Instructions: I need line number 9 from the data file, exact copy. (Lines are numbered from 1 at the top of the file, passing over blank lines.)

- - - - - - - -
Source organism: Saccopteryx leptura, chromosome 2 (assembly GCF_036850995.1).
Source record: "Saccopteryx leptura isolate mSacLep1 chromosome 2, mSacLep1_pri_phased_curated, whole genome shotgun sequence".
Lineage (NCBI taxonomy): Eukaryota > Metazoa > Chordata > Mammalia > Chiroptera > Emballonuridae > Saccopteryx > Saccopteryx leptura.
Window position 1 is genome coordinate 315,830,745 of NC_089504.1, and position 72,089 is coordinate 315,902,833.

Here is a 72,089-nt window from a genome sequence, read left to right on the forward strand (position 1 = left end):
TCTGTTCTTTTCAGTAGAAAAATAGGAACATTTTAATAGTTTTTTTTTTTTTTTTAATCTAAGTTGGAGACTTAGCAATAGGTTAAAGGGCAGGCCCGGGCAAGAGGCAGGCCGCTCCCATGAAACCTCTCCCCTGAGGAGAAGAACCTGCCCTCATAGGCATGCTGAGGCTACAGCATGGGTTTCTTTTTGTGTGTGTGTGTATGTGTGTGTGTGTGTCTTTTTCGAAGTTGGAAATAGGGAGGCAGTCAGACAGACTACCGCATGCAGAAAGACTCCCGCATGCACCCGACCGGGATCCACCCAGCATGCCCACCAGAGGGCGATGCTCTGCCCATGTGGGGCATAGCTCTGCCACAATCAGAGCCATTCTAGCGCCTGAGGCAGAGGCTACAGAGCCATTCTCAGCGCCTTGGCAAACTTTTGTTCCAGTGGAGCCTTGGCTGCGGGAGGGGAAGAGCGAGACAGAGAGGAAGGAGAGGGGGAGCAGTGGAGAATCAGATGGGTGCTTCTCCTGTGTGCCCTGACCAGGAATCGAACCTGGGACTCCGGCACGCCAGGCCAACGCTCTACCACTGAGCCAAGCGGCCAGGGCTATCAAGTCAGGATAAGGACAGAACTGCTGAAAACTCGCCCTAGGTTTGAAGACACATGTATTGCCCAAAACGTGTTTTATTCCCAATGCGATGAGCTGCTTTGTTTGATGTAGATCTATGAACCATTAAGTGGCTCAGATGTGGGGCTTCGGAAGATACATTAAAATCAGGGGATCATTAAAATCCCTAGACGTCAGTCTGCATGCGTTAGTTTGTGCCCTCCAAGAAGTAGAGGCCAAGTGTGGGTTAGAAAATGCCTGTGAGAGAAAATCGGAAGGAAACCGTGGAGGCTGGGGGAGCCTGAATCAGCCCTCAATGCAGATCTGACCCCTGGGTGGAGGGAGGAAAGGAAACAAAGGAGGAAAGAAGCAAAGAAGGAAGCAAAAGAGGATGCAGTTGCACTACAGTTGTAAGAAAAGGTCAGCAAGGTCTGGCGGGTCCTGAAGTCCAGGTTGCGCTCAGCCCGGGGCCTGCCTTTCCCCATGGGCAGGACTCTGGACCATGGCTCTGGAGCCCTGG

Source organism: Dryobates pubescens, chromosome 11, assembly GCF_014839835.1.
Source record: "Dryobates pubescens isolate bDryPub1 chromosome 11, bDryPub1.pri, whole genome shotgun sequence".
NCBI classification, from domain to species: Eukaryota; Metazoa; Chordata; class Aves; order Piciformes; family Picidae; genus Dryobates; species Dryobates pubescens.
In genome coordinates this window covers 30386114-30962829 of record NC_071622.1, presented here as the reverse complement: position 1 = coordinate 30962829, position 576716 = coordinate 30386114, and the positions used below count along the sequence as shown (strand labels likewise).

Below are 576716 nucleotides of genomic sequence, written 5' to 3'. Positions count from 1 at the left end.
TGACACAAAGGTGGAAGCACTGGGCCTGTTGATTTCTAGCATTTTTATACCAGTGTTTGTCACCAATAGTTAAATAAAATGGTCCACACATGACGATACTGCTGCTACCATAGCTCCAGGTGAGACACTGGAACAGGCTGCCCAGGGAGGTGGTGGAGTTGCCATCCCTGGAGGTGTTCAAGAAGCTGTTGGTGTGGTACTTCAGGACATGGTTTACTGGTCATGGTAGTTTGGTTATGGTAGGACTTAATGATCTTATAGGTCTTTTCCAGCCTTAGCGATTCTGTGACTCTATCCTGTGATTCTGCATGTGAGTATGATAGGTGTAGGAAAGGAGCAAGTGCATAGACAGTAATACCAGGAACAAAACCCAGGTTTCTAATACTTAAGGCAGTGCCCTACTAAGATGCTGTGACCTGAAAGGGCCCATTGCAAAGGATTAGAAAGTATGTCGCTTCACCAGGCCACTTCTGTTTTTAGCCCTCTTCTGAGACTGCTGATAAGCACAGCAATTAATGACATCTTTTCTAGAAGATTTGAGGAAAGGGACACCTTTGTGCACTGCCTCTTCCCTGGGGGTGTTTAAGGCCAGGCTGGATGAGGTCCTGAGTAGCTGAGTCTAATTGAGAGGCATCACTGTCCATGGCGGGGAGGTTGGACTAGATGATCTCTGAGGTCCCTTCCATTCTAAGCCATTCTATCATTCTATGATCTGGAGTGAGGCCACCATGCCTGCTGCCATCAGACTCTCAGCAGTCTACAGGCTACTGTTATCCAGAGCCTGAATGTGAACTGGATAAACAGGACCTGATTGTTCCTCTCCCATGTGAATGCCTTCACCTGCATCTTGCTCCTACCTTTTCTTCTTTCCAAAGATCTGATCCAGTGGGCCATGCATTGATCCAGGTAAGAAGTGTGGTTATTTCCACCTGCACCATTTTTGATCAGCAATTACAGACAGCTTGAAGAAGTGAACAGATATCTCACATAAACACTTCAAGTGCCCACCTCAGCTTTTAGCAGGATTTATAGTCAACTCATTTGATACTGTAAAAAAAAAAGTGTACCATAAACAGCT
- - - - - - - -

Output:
NCBI classification, from domain to species: Eukaryota; Metazoa; Chordata; class Aves; order Piciformes; family Picidae; genus Dryobates; species Dryobates pubescens.